Story by Trends Publishing
Want to know more?Contact us
With its distinctive sail motif, Lumley Centre was conceived as a large-scale sculptural element for downtown Auckland
While the Lumley Centre's facade recognises Auckland's passion for yachting, and in particular the America's Cup, one key building service is the result of a less fondly remembered incident.
Low water levels in hydroelectric storage lakes caused blackouts throughout much of the central city at the time the tower was first mooted, says Jon Williams, Auckland building services manager for Beca Carter Hollings and Ferner (Beca).
"In event of another costly disruption, Lumley Centre features the provision of enough emergency power capacity to maintain the building's operation during a prolonged mains failure – something not provided for in other recent CBD developments," says Williams.
Beca was engaged by Manson Developments to project manage and design building services, such as air conditioning, electrical, plumbing, security, communication and fire protection. The firm also engineered fit-outs for major tenants.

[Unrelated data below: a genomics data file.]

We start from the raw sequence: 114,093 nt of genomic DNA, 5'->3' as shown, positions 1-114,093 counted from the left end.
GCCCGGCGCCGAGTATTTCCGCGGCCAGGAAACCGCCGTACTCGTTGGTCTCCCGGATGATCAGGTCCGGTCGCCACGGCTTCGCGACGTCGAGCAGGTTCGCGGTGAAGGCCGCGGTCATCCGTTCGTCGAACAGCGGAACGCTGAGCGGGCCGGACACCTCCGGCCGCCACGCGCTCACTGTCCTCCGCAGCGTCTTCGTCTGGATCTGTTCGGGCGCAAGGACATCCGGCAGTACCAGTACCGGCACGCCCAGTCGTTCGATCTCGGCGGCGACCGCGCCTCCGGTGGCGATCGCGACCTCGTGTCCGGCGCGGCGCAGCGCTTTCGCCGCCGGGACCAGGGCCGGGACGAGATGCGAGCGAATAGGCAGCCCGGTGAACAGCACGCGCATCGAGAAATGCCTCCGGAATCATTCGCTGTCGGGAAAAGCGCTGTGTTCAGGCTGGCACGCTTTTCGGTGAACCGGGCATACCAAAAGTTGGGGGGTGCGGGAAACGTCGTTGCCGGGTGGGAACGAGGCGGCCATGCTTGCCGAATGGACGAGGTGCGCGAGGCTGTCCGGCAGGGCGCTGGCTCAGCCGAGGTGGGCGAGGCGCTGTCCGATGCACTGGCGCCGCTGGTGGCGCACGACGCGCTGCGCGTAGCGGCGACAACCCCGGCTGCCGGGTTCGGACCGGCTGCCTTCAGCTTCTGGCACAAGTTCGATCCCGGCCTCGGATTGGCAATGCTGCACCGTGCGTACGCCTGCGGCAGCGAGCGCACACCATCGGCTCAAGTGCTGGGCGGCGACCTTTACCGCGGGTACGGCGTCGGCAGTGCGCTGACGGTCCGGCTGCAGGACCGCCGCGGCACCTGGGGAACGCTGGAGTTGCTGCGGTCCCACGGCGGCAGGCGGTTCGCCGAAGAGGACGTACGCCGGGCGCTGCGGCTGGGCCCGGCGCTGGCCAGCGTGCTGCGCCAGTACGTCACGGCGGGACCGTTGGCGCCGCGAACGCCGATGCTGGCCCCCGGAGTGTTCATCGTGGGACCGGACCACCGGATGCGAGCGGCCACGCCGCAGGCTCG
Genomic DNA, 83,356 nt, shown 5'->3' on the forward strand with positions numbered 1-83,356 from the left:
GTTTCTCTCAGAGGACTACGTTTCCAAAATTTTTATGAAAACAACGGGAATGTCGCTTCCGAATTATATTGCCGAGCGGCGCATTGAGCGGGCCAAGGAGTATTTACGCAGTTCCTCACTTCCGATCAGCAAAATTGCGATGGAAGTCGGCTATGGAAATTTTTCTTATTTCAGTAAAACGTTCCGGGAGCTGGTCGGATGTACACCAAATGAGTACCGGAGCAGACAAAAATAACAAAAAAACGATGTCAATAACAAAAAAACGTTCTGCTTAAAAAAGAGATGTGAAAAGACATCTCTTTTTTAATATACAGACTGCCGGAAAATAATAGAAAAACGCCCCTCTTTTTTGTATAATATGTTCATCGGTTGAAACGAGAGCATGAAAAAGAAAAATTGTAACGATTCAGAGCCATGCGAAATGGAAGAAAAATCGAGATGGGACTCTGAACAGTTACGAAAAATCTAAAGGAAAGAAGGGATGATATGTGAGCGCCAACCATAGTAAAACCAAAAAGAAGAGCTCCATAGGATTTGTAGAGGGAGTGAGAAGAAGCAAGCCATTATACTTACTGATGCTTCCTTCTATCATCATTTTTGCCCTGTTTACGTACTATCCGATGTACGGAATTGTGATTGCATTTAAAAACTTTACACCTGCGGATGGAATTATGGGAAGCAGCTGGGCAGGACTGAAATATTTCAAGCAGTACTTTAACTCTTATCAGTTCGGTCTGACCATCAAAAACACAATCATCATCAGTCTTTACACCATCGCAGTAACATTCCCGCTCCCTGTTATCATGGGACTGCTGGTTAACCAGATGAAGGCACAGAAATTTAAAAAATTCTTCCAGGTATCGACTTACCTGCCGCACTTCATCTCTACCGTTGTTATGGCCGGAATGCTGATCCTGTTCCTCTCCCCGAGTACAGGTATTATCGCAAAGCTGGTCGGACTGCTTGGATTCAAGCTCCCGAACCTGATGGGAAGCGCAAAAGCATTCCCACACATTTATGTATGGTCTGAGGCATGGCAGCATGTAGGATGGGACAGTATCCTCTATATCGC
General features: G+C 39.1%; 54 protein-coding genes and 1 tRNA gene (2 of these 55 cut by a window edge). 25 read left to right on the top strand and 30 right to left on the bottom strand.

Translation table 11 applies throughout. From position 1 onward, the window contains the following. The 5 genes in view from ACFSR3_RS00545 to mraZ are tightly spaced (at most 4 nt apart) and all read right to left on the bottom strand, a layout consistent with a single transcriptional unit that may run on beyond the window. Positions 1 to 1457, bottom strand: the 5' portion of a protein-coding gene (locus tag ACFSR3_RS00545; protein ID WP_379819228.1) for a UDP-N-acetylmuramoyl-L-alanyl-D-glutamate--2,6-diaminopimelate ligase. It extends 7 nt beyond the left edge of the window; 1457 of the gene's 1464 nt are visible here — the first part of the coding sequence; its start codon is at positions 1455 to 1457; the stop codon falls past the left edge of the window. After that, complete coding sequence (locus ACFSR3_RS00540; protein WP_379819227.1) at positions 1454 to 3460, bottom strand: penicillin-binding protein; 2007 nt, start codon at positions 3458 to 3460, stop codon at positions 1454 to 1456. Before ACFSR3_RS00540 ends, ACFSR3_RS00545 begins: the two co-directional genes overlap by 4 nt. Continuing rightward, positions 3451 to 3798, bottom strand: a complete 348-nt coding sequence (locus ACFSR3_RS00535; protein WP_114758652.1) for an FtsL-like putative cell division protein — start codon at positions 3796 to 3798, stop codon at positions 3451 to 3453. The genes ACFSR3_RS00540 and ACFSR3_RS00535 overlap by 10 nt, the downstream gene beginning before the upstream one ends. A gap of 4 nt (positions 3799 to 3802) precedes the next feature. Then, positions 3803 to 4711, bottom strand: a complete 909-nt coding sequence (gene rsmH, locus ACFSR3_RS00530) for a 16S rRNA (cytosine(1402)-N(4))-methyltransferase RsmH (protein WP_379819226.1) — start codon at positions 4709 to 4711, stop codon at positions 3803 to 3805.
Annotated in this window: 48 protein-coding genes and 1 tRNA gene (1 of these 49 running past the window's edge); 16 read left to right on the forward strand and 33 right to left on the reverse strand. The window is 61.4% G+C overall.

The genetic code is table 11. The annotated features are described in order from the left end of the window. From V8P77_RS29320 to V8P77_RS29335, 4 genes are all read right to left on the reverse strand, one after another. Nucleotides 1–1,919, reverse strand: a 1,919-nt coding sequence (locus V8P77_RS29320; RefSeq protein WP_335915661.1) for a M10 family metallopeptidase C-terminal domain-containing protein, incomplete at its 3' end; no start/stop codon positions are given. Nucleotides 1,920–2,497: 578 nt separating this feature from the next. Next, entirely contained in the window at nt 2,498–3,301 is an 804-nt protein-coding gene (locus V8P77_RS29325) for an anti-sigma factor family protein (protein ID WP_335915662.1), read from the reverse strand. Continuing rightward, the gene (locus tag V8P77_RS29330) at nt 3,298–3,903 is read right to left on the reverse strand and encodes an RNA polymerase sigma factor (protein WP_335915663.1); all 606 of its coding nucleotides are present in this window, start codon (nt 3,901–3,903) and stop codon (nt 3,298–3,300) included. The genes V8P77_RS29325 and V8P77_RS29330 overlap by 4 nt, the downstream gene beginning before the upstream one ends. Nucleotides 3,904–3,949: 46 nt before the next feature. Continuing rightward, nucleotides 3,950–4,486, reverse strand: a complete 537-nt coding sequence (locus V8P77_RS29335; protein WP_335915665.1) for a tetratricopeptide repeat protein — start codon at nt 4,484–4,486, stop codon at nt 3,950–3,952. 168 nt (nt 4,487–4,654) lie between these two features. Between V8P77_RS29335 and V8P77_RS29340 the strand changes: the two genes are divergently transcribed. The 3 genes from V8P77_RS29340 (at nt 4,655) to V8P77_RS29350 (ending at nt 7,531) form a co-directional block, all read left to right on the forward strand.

"The brief for the base design was to produce a building with tenant services in line with, or above, other recent prestige developments in Auckland. For the tenants, each brief was slightly different, but all three wanted to provide a high quality work environment for their staff," says Williams.
Effective air conditioning is crucial to maintaining a comfortable workplace. Lumley Centre's plant rooms, which occupy the roof space, are the nerve centre for a variable air volume (VAV) air conditioning system that allows 21 separate temperature zones per floor.
To solve security problems and provide tenants with swift access to office floors, destination-based Miconic lifts, which improve passenger-handling capacity, were integrated with an access control.
"When a tenant presents their security card in the lobby, the system knows their home floor and registers a lift to this level. Also recognised are users with special needs, who are given more time to enter the lift.
Williams says a site specific challenge was ventilating the lower level car parks, located behind the existing neo-classical facade. Computational Fluid Dynamic (CFD) software was used to design a system to provide sufficient ventilation using the minimum amount of equipment.
For more details, contact Jon Williams at Beca, 132 Vincent St, PO Box 6345, Auckland, phone (09) 300 9296. Email: email@example.com. Website:www.beca.com .
First published date: 03 November 2005